Sinclair Lott, whose father, Sinclair Sr., was principal horn of the L.A. Philharmonic has played and/or recorded with Freddie Hubbard, Curtis Fuller, Diane Reeves, Frank Zappa, Big Joe Turner, Dorothy Donegan, Otis Rusch, Tigran Hamasyan, Tierney Stafford, Billy Childs and Bob Sheppard. Lott sustains an extraordinary level of focus and concentration throughout the album and is especially mesmerizing on “Duo at Diablo,” on which Maramba lays out. The depth of his accord with Krystall on this number and the compelling results it yields might put you in mind of Cecil Taylor’s legendary duets with Max Roach, Elvin Jones and Tony Oxley.

And what exactly prompted Krystall to name this band “Mojave” instead of, say, “The Marty Krystall Trio”?

“Mojave is where my roots are. In the late 19th century, my grand uncle left what’s now Poland for America and, after meeting and consulting with the man who would become Barry Goldwater’s father, decided to open a general store (the first of its kind) in the southeastern California desert town of Mojave. My grandfather, the son of a rabbi, came here when he was thirteen. He stepped off the boat, ordered a ham sandwich and, journeying to California where he took a job at the store with my grand uncle, never looked back.

“That was, of course, when Mojave was still the ‘wild west’. And my grandfather would tell me about shootouts on the street and a Chinese cook that nobody messed with because of the hatchet strapped to a shoulder holster that he carried.

“Now if Mojave gives me the connotation of a hard blowing, desolate wind, and a harsh existence, it also reflects a pristine and spiritual beauty. And this is why I call the band ‘Mojave’. It’s to represent that and also to remind me of where I want to come from when I play—a windy plain where the air is clear and all of the stars come out at night.”

Whatever location Krystall may in his mind be coming from when he plays, he is also, as I’ve indicated, coming from a large musical gift. His capacity to stir and shake the emotions is unfailing. His facility on both the tenor saxophone and the bass clarinet is never on display for its own sake, but always dedicated to the service of his fertile imagination. Moreover, his statements are pithy and cogent—there’s no meandering or repetitiveness. He says what he has to say and then it’s on to the next tune. His performances on Ben Webster’s jaunty “Ben Addiction,” where his lines and tone implicitly acknowledge his debt to Webster, Jaki Byard’s “Mrs. Parker of KC,” on which, playing bass clarinet, he honors Eric Dolphy by both emulating and taking him to new places, “Blue Dunes” (“Blue Skies,” actually, but with a new melody that he came up with on the spot), and his own immediately seductive “Renovation Blues,” are, as is true of the aforementioned tunes, all revelatory of a talent that can claim an extraordinary force and singularity.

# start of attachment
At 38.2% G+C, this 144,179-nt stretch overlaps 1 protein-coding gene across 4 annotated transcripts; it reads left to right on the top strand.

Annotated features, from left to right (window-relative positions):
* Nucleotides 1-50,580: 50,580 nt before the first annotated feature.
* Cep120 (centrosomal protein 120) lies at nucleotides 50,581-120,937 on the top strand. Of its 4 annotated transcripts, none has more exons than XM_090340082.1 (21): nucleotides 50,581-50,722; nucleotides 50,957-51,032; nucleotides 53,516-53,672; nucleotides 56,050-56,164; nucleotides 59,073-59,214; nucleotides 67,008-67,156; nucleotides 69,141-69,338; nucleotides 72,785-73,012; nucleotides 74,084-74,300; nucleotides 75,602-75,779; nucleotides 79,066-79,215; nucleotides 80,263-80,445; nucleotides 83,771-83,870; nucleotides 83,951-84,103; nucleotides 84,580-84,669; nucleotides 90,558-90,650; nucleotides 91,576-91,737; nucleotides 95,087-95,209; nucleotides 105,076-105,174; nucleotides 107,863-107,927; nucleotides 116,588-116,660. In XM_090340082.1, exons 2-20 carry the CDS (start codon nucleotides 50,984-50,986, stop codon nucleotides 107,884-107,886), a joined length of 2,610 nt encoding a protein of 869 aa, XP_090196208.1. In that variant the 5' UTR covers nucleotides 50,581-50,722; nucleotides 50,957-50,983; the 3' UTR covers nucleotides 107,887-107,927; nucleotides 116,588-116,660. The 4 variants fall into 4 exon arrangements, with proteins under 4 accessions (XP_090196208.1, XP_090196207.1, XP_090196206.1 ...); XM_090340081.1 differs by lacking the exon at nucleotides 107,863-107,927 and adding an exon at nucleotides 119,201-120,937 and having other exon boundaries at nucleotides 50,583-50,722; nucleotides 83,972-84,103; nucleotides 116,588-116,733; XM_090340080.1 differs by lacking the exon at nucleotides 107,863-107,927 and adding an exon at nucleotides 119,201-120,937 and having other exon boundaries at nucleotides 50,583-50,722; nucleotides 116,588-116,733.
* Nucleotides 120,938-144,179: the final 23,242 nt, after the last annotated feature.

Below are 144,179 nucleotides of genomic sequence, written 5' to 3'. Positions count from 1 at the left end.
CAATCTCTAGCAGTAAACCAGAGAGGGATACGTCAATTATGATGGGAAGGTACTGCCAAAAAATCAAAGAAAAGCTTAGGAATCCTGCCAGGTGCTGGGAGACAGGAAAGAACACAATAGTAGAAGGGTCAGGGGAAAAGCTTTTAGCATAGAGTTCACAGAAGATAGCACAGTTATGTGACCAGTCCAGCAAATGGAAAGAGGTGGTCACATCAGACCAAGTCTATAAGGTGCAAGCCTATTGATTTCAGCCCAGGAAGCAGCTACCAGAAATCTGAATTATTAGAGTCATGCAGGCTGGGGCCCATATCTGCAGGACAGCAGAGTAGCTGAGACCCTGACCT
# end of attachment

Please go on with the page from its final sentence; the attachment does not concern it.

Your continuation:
But Krystall’s brilliance and uniqueness notwithstanding, there’s another reason this group isn’t called “The Marty Krystall Trio”. Maramba and Lott function not as Krystall’s sidemen but as his collaborators. Their artistry and controlled intensity are every bit as prominent as his own—and due in large measure to a remarkable alchemy, the trio has a much bigger sound than its number would suggest. These qualities make for a single and powerful sonic entity and a set that’s loaded with heat, exquisite interplay and wonderful tensions.

Discover the marvelous with Mojave.

03
Jul
10

The War is Over: A Conversation About Jazz With Robert Levin

The following interview was originally published on the All About Jazz website.

by Eleanor Brietel, New York Editor of The Drill Press

(Most of this interview was conducted via email.)

BRIETEL: You’ve published fiction and you also write essays on a variety of subjects. I want, however, to confine this discussion to your thoughts about jazz, a special interest of yours that has resulted in a couple of books, a lot of liner notes and numerous articles in places like Down Beat, Rolling Stone, Metronome, Jazz and Pop Magazine (where you were the Jazz Editor) and The Village Voice (where you earned a reputation as an avid—some would say, zealous—supporter of the so-called “jazz revolution” in the ’60s). What got you into jazz in the first place? Who were your guides and teachers?